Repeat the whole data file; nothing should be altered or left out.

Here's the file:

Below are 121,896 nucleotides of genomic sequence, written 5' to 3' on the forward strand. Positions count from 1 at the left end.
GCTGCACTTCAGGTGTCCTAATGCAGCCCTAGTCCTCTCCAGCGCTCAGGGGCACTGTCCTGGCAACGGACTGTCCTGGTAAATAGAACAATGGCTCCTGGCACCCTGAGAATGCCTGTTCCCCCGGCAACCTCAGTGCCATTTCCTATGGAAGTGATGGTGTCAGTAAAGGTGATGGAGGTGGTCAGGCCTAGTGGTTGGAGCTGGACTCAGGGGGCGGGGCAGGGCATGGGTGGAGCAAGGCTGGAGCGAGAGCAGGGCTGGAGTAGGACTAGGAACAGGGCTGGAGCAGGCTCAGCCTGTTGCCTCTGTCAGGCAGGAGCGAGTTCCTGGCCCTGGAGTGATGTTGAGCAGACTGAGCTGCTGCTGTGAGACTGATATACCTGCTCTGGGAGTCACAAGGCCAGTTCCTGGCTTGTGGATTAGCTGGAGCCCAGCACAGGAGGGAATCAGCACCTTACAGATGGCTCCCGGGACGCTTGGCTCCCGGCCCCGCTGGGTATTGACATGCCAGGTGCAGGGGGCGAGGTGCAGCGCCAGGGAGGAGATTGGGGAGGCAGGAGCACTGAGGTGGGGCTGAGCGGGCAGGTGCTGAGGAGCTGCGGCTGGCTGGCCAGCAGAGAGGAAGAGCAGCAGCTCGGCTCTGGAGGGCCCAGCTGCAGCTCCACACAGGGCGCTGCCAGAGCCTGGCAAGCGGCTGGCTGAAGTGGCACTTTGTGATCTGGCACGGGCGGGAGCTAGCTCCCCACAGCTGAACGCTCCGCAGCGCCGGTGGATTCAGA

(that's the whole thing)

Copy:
Below are 121,896 nucleotides of genomic sequence, written 5' to 3' on the forward strand. Positions count from 1 at the left end.
GCTGCACTTCAGGTGTCCTAATGCAGCCCTAGTCCTCTCCAGCGCTCAGGGGCACTGTCCTGGCAACGGACTGTCCTGGTAAATAGAACAATGGCTCCTGGCACCCTGAGAATGCCTGTTCCCCCGGCAACCTCAGTGCCATTTCCTATGGAAGTGATGGTGTCAGTAAAGGTGATGGAGGTGGTCAGGCCTAGTGGTTGGAGCTGGACTCAGGGGGCGGGGCAGGGCATGGGTGGAGCAAGGCTGGAGCGAGAGCAGGGCTGGAGTAGGACTAGGAACAGGGCTGGAGCAGGCTCAGCCTGTTGCCTCTGTCAGGCAGGAGCGAGTTCCTGGCCCTGGAGTGATGTTGAGCAGACTGAGCTGCTGCTGTGAGACTGATATACCTGCTCTGGGAGTCACAAGGCCAGTTCCTGGCTTGTGGATTAGCTGGAGCCCAGCACAGGAGGGAATCAGCACCTTACAGATGGCTCCCGGGACGCTTGGCTCCCGGCCCCGCTGGGTATTGACATGCCAGGTGCAGGGGGCGAGGTGCAGCGCCAGGGAGGAGATTGGGGAGGCAGGAGCACTGAGGTGGGGCTGAGCGGGCAGGTGCTGAGGAGCTGCGGCTGGCTGGCCAGCAGAGAGGAAGAGCAGCAGCTCGGCTCTGGAGGGCCCAGCTGCAGCTCCACACAGGGCGCTGCCAGAGCCTGGCAAGCGGCTGGCTGAAGTGGCACTTTGTGATCTGGCACGGGCGGGAGCTAGCTCCCCACAGCTGAACGCTCCGCAGCGCCGGTGGATTCAGA